General Moly, Inc.
(the "Company") (NYSE MKT:GMO) (TSX:GMO), a U.S.-based molybdenum mineral development, exploration and mining company, announced its unaudited financial results for the fourth quarter and full year ended December 31, 2012. Net loss for the three months ended December 31, 2012 was $2.0 million ($0.03 per share), compared to a loss of $2.9 million ($0.03 per share) for the year ago period. Net loss for the full year ended December 31, 2012 was $9.9 million ($0.11 per share), compared to a loss of $14.8 million ($0.16 per share) for the year ago period.
The Company’s cash balance at December 31, 2012 was $68.3 million not including restricted cash compared to $22.4 million at September 30, 2012. During the fourth quarter, cash use of $22 million was the result of $18 million in Mt. Hope Project development, engineering and procurement costs and $4 million in General and Administrative expenses. This cash use was more than offset by the receipt of $104 million in contribution payments from POS-Minerals Corporation, a 20% joint venture partner on the Mt. Hope Project. The members of Eureka Moly, General Moly and POS-Minerals, agreed that $36 million of the contribution be held in a reserve account to maintain additional liquidity pending confirmation of a previously announced $665 million Chinese sourced Term Loan that is being negotiated with China Development Bank (“CDB”).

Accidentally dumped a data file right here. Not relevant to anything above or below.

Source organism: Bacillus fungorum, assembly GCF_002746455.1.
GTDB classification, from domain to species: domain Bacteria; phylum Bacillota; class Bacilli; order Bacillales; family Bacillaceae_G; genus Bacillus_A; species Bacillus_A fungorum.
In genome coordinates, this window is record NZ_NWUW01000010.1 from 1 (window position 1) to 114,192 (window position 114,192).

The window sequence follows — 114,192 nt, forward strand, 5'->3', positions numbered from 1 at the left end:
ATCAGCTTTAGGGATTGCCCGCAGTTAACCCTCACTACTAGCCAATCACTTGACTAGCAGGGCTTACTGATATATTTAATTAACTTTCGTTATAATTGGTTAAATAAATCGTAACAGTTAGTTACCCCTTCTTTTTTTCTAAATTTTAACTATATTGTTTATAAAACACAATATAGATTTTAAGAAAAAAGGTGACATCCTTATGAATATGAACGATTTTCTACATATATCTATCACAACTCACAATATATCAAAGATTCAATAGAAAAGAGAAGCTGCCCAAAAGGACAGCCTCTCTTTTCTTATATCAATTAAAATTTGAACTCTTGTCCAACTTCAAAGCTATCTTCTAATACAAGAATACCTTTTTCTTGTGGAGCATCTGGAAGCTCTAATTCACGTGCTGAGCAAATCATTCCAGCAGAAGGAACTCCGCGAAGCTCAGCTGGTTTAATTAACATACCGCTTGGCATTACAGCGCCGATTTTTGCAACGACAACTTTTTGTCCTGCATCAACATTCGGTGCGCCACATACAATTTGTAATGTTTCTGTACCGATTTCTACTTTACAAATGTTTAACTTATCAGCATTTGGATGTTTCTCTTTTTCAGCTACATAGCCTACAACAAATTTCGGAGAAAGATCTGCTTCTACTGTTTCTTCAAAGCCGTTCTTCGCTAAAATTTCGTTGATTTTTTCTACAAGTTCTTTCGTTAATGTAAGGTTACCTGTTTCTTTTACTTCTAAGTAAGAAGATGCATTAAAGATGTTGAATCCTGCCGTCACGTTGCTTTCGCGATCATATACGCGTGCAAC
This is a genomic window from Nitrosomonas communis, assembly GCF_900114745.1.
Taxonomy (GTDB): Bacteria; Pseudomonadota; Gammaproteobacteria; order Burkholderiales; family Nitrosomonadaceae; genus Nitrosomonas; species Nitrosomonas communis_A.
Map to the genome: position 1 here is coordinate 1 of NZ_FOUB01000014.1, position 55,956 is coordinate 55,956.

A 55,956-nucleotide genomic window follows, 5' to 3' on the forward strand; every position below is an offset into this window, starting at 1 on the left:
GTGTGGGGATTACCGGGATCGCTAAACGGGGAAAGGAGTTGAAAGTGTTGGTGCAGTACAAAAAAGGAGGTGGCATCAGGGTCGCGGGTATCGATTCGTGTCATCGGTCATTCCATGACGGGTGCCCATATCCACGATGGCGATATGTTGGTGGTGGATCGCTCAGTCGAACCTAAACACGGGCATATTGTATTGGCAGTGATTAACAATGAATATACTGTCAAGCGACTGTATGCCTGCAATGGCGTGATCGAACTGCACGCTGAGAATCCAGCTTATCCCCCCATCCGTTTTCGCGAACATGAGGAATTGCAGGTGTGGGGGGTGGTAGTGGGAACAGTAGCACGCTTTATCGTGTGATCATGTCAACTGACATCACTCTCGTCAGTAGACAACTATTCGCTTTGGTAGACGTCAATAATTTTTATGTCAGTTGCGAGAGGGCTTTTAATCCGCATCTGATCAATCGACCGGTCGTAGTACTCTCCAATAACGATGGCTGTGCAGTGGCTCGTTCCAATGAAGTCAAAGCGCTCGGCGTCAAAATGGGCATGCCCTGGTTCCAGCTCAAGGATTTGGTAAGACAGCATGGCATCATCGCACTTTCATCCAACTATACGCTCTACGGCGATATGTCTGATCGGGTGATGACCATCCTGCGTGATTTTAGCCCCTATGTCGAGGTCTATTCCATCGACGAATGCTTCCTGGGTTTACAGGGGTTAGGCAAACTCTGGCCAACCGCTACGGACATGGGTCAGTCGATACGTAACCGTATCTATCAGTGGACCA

Bruce D. Hansen, Chief Executive Officer of General Moly, said "We achieved a number of significant milestones in 2012, including receipt of all major federal and state operating permits for the Mt. Hope Project and the initiation of preliminary construction activities at the site. We also received more than $100 million in additional financing from POS-Minerals. Looking into 2013, we are moving aggressively to conclude our financing and start heavy construction at Mt. Hope in the spring. We will also push forward with feasibility work and permitting on Liberty, our second world-class molybdenum project, after Mt. Hope has commenced heavy construction."